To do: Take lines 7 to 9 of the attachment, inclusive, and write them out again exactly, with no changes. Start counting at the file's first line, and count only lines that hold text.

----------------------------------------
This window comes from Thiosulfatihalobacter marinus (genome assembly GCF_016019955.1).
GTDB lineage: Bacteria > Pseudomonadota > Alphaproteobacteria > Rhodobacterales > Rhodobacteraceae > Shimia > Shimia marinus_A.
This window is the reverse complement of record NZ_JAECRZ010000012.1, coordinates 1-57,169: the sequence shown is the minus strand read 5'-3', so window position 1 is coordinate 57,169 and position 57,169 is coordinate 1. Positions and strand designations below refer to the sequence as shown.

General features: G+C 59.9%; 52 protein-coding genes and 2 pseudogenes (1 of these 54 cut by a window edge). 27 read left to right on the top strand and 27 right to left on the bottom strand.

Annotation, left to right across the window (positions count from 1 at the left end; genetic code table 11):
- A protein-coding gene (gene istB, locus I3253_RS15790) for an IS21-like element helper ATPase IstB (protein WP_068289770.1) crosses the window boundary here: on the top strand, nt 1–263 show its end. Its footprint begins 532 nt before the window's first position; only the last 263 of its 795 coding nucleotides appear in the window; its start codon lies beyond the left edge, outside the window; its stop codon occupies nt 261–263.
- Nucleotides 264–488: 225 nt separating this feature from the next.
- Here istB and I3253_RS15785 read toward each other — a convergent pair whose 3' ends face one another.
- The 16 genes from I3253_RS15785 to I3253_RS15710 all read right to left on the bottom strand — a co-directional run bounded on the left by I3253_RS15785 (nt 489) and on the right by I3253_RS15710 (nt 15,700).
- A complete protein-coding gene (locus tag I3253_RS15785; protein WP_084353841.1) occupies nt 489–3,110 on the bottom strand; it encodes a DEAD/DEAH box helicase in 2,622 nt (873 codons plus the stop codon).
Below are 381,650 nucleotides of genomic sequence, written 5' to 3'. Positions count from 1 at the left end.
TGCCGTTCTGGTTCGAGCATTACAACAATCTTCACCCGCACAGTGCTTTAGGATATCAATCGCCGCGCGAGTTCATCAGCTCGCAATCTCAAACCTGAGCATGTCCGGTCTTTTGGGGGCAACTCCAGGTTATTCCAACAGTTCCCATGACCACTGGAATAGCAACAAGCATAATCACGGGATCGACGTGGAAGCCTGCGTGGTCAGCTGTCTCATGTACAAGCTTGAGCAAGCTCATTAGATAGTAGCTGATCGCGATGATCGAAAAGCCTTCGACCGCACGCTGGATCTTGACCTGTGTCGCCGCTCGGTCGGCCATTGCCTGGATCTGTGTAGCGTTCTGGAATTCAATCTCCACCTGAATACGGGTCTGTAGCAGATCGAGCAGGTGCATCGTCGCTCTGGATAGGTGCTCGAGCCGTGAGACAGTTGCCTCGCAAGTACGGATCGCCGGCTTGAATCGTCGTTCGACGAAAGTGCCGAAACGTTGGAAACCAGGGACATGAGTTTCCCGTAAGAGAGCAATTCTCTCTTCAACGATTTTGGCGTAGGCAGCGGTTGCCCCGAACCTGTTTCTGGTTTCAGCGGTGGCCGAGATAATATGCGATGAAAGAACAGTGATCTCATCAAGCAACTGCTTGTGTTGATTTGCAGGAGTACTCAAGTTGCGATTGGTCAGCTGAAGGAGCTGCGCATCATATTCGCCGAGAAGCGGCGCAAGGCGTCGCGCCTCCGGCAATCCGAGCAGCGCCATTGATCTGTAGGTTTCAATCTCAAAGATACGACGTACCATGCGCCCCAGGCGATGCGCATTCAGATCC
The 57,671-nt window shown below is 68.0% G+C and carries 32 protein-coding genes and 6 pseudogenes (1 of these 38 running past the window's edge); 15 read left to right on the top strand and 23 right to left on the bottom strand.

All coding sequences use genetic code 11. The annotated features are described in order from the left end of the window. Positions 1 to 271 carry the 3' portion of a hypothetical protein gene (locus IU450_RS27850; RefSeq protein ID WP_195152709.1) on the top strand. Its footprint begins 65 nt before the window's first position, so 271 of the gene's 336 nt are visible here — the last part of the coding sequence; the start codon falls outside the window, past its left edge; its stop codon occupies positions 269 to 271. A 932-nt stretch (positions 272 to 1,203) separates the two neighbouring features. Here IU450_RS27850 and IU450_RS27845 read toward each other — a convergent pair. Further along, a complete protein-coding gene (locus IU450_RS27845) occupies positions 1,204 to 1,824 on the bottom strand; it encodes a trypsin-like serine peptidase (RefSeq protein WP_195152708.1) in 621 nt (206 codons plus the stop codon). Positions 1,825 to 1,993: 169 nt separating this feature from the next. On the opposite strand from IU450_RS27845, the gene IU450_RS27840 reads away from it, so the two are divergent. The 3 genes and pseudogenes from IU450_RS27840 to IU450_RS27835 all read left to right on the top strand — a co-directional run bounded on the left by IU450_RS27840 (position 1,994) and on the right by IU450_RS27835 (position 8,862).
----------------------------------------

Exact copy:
- Nucleotides 264–488: 225 nt separating this feature from the next.
- Here istB and I3253_RS15785 read toward each other — a convergent pair whose 3' ends face one another.
- The 16 genes from I3253_RS15785 to I3253_RS15710 all read right to left on the bottom strand — a co-directional run bounded on the left by I3253_RS15785 (nt 489) and on the right by I3253_RS15710 (nt 15,700).